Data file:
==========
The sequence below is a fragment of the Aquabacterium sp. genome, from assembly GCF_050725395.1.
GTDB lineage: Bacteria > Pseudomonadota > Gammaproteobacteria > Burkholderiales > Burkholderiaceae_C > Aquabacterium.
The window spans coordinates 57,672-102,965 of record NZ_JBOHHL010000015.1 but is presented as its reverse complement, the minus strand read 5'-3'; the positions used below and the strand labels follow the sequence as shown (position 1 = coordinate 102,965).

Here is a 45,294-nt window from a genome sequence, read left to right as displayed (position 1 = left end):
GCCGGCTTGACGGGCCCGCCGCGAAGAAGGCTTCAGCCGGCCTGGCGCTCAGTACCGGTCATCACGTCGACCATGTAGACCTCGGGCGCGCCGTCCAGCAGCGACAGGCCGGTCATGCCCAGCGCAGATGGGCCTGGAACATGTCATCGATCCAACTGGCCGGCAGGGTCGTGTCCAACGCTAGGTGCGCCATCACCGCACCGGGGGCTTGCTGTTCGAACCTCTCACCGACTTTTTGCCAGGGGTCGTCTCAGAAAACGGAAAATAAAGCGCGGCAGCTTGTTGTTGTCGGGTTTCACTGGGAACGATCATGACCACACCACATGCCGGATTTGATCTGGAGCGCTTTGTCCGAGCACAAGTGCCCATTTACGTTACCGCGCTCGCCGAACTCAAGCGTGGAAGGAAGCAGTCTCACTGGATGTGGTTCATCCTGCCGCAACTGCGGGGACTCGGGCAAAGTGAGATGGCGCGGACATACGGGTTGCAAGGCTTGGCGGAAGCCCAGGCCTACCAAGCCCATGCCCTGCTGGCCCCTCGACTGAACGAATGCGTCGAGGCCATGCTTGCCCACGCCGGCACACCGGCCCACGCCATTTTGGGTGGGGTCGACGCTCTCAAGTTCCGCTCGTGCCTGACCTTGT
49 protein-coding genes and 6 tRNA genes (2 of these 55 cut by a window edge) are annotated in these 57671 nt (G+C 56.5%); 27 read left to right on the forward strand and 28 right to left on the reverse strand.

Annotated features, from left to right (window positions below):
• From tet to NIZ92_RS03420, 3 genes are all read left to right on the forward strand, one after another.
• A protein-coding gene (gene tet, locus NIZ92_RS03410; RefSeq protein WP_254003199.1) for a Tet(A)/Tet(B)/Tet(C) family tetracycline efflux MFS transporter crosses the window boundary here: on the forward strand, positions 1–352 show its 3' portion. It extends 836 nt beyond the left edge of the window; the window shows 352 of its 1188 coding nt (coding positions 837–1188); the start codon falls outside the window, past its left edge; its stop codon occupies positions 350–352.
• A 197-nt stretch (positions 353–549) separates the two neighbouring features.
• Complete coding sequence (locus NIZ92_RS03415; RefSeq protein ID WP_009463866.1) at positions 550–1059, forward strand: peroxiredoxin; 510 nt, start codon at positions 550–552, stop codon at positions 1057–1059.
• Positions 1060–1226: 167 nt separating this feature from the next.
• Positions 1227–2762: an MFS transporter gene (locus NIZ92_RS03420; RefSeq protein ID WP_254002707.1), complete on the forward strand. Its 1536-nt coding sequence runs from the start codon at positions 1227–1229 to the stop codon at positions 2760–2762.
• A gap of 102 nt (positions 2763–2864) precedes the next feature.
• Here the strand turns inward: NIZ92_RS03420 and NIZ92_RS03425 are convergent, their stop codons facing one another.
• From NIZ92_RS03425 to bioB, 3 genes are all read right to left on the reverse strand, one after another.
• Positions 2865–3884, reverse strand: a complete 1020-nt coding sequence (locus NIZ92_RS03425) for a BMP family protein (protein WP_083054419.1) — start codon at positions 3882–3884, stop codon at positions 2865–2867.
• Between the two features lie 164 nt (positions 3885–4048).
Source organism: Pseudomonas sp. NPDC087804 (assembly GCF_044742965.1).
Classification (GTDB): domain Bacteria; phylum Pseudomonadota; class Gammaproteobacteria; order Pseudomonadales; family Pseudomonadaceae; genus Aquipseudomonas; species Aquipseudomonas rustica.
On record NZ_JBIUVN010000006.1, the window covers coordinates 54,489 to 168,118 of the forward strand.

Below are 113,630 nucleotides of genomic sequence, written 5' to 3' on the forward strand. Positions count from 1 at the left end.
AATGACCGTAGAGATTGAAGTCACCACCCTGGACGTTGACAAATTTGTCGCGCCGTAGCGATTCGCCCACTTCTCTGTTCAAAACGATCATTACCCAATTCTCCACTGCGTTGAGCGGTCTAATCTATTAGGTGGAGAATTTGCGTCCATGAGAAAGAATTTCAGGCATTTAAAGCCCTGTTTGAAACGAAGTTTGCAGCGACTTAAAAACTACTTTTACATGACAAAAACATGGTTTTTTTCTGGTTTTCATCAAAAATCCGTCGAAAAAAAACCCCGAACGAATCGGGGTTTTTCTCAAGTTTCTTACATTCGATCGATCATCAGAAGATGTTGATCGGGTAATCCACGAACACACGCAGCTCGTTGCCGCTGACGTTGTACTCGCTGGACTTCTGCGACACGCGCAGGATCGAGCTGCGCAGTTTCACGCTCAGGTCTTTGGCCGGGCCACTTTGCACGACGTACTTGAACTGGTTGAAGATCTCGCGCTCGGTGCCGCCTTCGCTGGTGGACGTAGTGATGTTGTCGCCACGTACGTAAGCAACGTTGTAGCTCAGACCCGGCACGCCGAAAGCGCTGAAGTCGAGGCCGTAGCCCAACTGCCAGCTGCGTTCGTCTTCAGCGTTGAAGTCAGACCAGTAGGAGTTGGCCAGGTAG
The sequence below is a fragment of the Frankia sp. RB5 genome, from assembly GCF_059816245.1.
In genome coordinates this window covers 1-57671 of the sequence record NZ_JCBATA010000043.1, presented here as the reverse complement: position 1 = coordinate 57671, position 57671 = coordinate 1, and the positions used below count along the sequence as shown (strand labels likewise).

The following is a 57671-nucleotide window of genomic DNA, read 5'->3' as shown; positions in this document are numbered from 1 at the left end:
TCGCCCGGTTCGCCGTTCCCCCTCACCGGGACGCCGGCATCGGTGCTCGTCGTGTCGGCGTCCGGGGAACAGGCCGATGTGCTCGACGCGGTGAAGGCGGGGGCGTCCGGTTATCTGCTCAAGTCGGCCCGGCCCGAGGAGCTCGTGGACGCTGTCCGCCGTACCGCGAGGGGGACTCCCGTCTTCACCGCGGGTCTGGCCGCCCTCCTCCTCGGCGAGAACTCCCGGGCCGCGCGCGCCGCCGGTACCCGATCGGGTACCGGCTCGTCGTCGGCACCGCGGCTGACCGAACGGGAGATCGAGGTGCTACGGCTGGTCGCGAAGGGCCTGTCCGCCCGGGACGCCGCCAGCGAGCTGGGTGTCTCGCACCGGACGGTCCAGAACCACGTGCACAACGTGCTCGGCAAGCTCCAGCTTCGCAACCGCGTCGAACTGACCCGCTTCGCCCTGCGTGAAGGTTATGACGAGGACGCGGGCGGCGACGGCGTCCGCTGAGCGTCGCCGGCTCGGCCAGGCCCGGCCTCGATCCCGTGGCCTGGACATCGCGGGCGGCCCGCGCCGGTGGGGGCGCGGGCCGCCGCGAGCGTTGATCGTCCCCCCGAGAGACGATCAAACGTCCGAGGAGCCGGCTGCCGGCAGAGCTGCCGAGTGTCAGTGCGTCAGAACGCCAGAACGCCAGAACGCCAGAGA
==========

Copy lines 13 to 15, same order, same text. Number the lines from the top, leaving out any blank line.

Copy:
• Positions 1227–2762: an MFS transporter gene (locus NIZ92_RS03420; RefSeq protein ID WP_254002707.1), complete on the forward strand. Its 1536-nt coding sequence runs from the start codon at positions 1227–1229 to the stop codon at positions 2760–2762.
• A gap of 102 nt (positions 2763–2864) precedes the next feature.
• Here the strand turns inward: NIZ92_RS03420 and NIZ92_RS03425 are convergent, their stop codons facing one another.